Other terrible ones were Igawa, Pavano, Wright, & Burnett.

          Burnett wasn’t considered a smart contract when they signed him. Oddly enough, the worry was more about health than performance. You could deem it successful due to the WS in 2009, but they ended up paying him to pitch for someone else just to get rid of him.

          • Jorge Steinbrenner

            Good choices, although none of those are of the size I had in mind, with perhaps the exception of Burnett, and we could argue that the team wasn’t really able to compensate for him. He was a burden on the rotation at times, and we were still paying part of his salary when he was out at Pittsburgh.

            We were able to get out of Wright because we traded him for Britton, who I will forever be flat-out wrong on. The team struggled throughout Pavano’s contract to put five consistent starters out there, all while paying him for a broken ass, toenail, and an icantbelievehefuckedalyssamilanodiedie muscle.

            They’ve been able to sign other players with Alex under contract, but can we can say that those players have made up for what an effective, healthy Alex Rodriguez would have provided?

            This is what I’m talking about. Those contracts either weren’t that big in scope or haven’t been ones that the team has been able to cover up for with other players.

            Fuck Carl Pavano. I hate that man.

            • Brian

              I understand your point completely. I really don’t think there’s anyway to get fair value back on a big free agent deal. Just look at the big FA deals the Yanks have given out: Arod, Giambi, Tex, CC. I don’t think you can say anything of those have guys have or will be able to live up to the contract. Mussina is certainly the outlier.

              The only other long term, big mega deal I can think of that has worked out (not just the Yankees, but anybody) is Jeter’s. While I’m certainly not saying that Tanaka has the same track record or is as deserving of a mega contract as Jeter was; the one similarity they have is age. The Yanks (and every other team), have the ability to land a 25 year old pitcher who may POTENTIALLY (key word there) be a solid #2 starter throughout his prime years.

              The risk with this signing isn’t age, like most other free agents, it’s uncertainty over how his game translates over. If the Yanks have scouted him as extensively as is reported and are sold on him, there’s less risk than some of other deals they’ve thrown out there.

  • JGYank

    7/135. Which Is crazy for an unproven player but I think that should land him and we really need a sp. I wouldn’t give him 20M+ since he reportedly has asked for 17 and he’d already be getting 7 years. He’s only 25 so I’m willing to go 7 but if he doesn’t work out that’s 7 years of another terrible contract.

  • Bob Buttons

    5/125 or 6/150. I think he’d like to hit FA around 30-31 so he is not likely to accept too many years or I’d offer 15/270~300.

    It’s not what I want to sign him with but what I would offer him so obviously the higher the number the more likely he signs, and how often does a potential #2 hit the market? It’s a pretty large gamble but I’ll take it 9 times out of 10.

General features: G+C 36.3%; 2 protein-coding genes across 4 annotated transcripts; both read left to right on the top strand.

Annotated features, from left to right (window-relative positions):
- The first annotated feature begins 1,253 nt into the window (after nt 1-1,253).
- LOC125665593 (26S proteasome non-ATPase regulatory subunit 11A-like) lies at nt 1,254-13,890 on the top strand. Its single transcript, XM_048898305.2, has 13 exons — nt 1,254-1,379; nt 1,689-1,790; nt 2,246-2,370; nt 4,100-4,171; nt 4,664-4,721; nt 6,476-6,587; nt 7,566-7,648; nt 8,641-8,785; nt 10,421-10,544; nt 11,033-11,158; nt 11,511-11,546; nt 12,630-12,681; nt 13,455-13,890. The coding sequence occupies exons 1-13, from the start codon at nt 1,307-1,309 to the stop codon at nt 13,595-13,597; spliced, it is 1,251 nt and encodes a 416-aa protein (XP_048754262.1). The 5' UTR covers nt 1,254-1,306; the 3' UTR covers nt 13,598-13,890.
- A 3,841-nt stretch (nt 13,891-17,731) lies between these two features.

• Chris

    …That is of course unless you pay me… one-hundred… billion… dollars!

  • Caballo Sin Nombre

    I wouldn’t be surprised if we saw a fairly unusual contract. Relatively small guarantee (4/$60) but with a lot of upside– player opt-out after 3 years (which the club could buy-up for an extra $10M), plus $25M club options for years 5 and 6, maybe year 7. With the small posting fee, this is really an unprecedented situation.

    • Havok9120

      No chance. Even if all the teams started with such an unorthodox contract model, one would be willing to give a standard guaranteed contract in the 5/90-100 range and then the bidding would move up from there.

      The most unorthodox thing we might see is an opt out in year 3-4 so that he can negotiate another new contract before he hits 30. I just think he’s got too much leverage for any contract games beyond that.

  • Kvothe

    Worrying about AAV is more important than length here, assuming you believe in Tanaka’s ability to compete in the MLB. Most FA’s that hit the market are in their late 20’s or early 30’s, and you’re paying for a few prime years and then the decline.

    So, he’s only 25. Length, in terms of 5 vs 6 vs 7 or even 8 (!!) years isn’t as big of a deal, because you are, in theory, going to get all of his prime years and few years of the decline phase.

    Unless, of course, you think the Japanese workload is going to cause him to decline earlier than expected.

  • CS Yankee

    Thinking about how crazy things are in this process of getting the guy who can;
    A) Be a solid MLB pitcher in the AL East…maybe 15-10 w/ a 3.75 ERA
    B) Be a stud, help win #28 and contend for CYA…20-9 w/ a 2.70 ERA
    C) Have trouble and needs adjusting…10-8 w/ a Hughes’ish ERA

    Make a 1/30M$ offer with a 5 year option that avg 17M$ a year (totals 135 with posting.) Reason that they are betting 50M$ that he can help win a WS in 2014, and if he doesn’t cut it in NY, he can re-enter FA or head back home.

    A 50M$ one year gamble is better than ruining the roster for the next half decade because he turns into Kei. Yes, its batshit insane, but hardly more than a 125-200M$ gamble on a guy that doesn’t throw the same type of baseball, hasn’t pitched every five days, is moving into a new country and hasn’t faced big MLB bats.

    • OldYanksFan

      That’s an interesting idea, but I don’t think Tanaka goes for it. Under those conditions, if he bombs his first year, even as a FA, it would cost him tens of millions.

  • OldYanksFan

    I think there is a big difference between what a player is ‘worth’ (based on WAR and comps to similar players), and what they can get in the MLB market… which, for above average players, is always inflated by 1 or 2 desperate GMs.